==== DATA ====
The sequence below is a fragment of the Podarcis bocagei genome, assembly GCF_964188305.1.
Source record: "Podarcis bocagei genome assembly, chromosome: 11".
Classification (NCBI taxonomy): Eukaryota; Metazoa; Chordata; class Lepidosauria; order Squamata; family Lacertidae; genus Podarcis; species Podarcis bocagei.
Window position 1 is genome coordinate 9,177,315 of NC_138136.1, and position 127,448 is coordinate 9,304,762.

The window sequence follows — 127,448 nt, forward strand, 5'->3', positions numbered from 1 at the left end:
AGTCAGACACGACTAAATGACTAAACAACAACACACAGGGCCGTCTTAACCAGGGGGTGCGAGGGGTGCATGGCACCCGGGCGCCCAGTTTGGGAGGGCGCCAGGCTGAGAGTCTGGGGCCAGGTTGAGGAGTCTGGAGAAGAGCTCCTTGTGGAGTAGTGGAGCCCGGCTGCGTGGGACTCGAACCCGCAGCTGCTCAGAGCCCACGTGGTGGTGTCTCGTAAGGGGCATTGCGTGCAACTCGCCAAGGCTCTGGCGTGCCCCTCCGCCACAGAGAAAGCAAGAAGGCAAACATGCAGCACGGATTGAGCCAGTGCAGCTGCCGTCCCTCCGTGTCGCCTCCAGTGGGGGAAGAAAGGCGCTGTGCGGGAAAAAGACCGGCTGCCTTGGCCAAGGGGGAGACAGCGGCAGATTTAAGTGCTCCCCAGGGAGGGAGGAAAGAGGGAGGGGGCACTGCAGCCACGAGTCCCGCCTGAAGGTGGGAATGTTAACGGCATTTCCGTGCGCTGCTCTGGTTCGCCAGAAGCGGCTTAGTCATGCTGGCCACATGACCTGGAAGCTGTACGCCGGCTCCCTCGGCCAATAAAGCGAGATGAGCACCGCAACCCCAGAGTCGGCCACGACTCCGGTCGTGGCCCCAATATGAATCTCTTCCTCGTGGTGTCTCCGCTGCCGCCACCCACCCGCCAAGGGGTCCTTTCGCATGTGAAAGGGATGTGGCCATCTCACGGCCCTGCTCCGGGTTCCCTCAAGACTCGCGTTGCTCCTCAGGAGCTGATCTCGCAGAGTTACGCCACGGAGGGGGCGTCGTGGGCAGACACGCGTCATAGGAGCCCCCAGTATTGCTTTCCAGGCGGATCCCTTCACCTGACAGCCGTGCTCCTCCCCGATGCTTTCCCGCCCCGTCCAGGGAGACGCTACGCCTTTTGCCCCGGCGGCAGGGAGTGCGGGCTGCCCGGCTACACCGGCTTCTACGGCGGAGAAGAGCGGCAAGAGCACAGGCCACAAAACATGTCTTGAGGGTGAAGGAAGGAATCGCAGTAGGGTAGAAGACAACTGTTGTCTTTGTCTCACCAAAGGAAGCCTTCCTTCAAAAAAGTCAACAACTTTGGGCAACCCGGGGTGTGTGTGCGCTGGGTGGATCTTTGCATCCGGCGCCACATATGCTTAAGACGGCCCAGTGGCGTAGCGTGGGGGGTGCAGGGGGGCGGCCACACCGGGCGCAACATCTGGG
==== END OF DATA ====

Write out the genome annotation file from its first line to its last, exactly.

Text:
The sequence below is a fragment of the Podarcis bocagei genome, assembly GCF_964188305.1.
Source record: "Podarcis bocagei genome assembly, chromosome: 11".
Classification (NCBI taxonomy): Eukaryota; Metazoa; Chordata; class Lepidosauria; order Squamata; family Lacertidae; genus Podarcis; species Podarcis bocagei.
Window position 1 is genome coordinate 9,177,315 of NC_138136.1, and position 127,448 is coordinate 9,304,762.

The window sequence follows — 127,448 nt, forward strand, 5'->3', positions numbered from 1 at the left end:
AGTCAGACACGACTAAATGACTAAACAACAACACACAGGGCCGTCTTAACCAGGGGGTGCGAGGGGTGCATGGCACCCGGGCGCCCAGTTTGGGAGGGCGCCAGGCTGAGAGTCTGGGGCCAGGTTGAGGAGTCTGGAGAAGAGCTCCTTGTGGAGTAGTGGAGCCCGGCTGCGTGGGACTCGAACCCGCAGCTGCTCAGAGCCCACGTGGTGGTGTCTCGTAAGGGGCATTGCGTGCAACTCGCCAAGGCTCTGGCGTGCCCCTCCGCCACAGAGAAAGCAAGAAGGCAAACATGCAGCACGGATTGAGCCAGTGCAGCTGCCGTCCCTCCGTGTCGCCTCCAGTGGGGGAAGAAAGGCGCTGTGCGGGAAAAAGACCGGCTGCCTTGGCCAAGGGGGAGACAGCGGCAGATTTAAGTGCTCCCCAGGGAGGGAGGAAAGAGGGAGGGGGCACTGCAGCCACGAGTCCCGCCTGAAGGTGGGAATGTTAACGGCATTTCCGTGCGCTGCTCTGGTTCGCCAGAAGCGGCTTAGTCATGCTGGCCACATGACCTGGAAGCTGTACGCCGGCTCCCTCGGCCAATAAAGCGAGATGAGCACCGCAACCCCAGAGTCGGCCACGACTCCGGTCGTGGCCCCAATATGAATCTCTTCCTCGTGGTGTCTCCGCTGCCGCCACCCACCCGCCAAGGGGTCCTTTCGCATGTGAAAGGGATGTGGCCATCTCACGGCCCTGCTCCGGGTTCCCTCAAGACTCGCGTTGCTCCTCAGGAGCTGATCTCGCAGAGTTACGCCACGGAGGGGGCGTCGTGGGCAGACACGCGTCATAGGAGCCCCCAGTATTGCTTTCCAGGCGGATCCCTTCACCTGACAGCCGTGCTCCTCCCCGATGCTTTCCCGCCCCGTCCAGGGAGACGCTACGCCTTTTGCCCCGGCGGCAGGGAGTGCGGGCTGCCCGGCTACACCGGCTTCTACGGCGGAGAAGAGCGGCAAGAGCACAGGCCACAAAACATGTCTTGAGGGTGAAGGAAGGAATCGCAGTAGGGTAGAAGACAACTGTTGTCTTTGTCTCACCAAAGGAAGCCTTCCTTCAAAAAAGTCAACAACTTTGGGCAACCCGGGGTGTGTGTGCGCTGGGTGGATCTTTGCATCCGGCGCCACATATGCTTAAGACGGCCCAGTGGCGTAGCGTGGGGGGTGCAGGGGGGCGGCCACACCGGGCGCAACATCTGGG